Compared to subsequent years, 2018 appears to be an anomaly attributable to several causes, including being the first year and race to feature the now-ubiquitous universal aero kit. From 2019 to 2022, passing in St. Petersburg remained relatively consistent, with a PI ranging from 2.98 in 2019 to 4.06 in 2022.
As evidenced by the chart above, the Passing Index and Position Passing Index increased this year. The number of restarts may have played a role, but the cautions that led to the restarts also caused significant attrition by reducing both car count and passing opportunities. Weak correlation between the number of cautions and passing in St. Petersburg is also evident when comparing 2023’s five cautions to six in 2020.
Texas Motor Speedway — 13.73 PI, 5.20 PPI
As the only oval of the first three events, Texas Motor Speedway’s passing chart features the most dramatic swing over the previous year.
The track’s recent history of surface changes and INDYCAR’s attempts in the last two years to improve racing by having dedicated practice sessions to rubber in the high line are borne out in the data, which show a steep dip in PI and PPI culminating in 2021.
Passing began to rebound in 2022 and soared this year. The 13.73 PI registered in 2023 represents the fourth-highest Passing Index since data became available five seasons ago, and the mark is bested only by three events held at Iowa Speedway. From a position passing standpoint, the 2023 PPG 375 ranks sixth behind events at Iowa, St. Petersburg, and the Indianapolis Motor Speedway road course.
Casual observers and racing pundits may have felt that the race was more active than in previous years, and they’re right: even with a larger field of 28 cars, the on-track action, measured by Passing Index, sets a new bar for the 1.5-mile oval.
Streets of Long Beach — 5.94 PI, 3.33 PPI
IndyCar’s most recent event, the 2023 Acura Grand Prix of Long Beach, shares elements of both St. Petersburg and Texas. Like the season opener, this year’s visit to Southern California represented an improvement in both passing and position passing over 2022; like Texas, the race had the highest Passing Index since 2018, although the Position Passing Index did not match that year’s 3.59.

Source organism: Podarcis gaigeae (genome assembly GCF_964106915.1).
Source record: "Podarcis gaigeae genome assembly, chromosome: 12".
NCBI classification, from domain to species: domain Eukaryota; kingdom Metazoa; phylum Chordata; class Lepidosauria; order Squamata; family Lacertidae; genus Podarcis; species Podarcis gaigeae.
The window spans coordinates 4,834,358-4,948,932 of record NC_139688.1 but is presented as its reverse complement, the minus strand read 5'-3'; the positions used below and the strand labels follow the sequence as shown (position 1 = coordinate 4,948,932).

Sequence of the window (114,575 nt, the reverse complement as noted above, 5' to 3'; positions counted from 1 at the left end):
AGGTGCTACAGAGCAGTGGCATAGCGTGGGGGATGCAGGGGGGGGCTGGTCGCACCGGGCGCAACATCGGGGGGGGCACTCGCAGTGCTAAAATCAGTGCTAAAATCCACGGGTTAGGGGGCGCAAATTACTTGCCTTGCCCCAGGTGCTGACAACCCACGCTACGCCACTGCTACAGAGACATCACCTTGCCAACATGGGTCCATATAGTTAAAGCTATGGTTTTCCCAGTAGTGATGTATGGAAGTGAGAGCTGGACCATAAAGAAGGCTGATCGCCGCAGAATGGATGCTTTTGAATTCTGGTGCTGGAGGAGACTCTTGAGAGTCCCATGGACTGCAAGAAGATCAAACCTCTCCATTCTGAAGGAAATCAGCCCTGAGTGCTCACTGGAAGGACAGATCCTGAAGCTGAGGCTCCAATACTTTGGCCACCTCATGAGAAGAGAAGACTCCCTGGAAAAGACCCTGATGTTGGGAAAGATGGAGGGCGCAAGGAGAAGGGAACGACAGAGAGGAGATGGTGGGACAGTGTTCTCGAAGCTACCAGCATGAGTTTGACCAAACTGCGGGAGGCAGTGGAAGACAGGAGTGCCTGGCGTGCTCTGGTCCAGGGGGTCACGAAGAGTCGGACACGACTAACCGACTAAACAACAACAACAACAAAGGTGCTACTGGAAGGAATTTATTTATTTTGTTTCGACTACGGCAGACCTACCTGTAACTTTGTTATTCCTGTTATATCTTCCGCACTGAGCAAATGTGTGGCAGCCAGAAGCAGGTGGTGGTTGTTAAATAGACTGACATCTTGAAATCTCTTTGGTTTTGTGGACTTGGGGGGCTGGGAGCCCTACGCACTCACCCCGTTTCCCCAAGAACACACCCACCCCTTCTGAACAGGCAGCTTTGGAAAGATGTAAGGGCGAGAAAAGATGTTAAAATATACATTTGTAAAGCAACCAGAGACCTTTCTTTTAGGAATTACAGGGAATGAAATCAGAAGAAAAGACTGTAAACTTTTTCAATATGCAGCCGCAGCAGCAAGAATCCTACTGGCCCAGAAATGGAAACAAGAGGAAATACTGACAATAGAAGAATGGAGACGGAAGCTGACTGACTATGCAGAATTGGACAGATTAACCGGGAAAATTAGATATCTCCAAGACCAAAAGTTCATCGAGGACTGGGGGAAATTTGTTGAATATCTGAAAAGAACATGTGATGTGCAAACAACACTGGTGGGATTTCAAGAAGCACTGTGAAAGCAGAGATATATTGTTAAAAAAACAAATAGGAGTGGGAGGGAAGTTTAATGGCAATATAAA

If St. Pete’s anomalously high Passing Index in 2018 is ignored, the similar trend for both street course races is striking, with dips in 2019 and 2022 and bumps in 2018, 2021, and 2023.
Unfortunately, Long Beach’s cancellation in pandemic-affected 2020 prevents a true year-over-year comparison. Still, the data suggest a commonality between the two street circuits that may be influenced by any number of factors, from officiating changes to varied Firestone tire compounds.
With 14 races remaining, the 2023 IndyCar season has only just begun, but the first three events show a promising trend, both when compared to previous years and compared to each other, despite being held in different parts of the country with unique track conditions and two disparate track types.
More street circuits and ovals in 2023 will offer further data to surface any emerging trends, and the upcoming venues — starting with two road courses — will provide additional data points as the season rolls on.
For readers interested in following the data as it becomes available, each of the Race Reports published this year have historical passing figures on the History tab and Passing Index details for the just-completed race on the Post-Race tab.
Ben was hooked after witnessing Dario Franchitti's victory at the 2009 Iowa Corn Indy 250 and began providing media coverage from IndyCar events in 2015. If IndyCar is on track, he can be found live-posting and updating The Apex's Race Reports from his iPad Pro.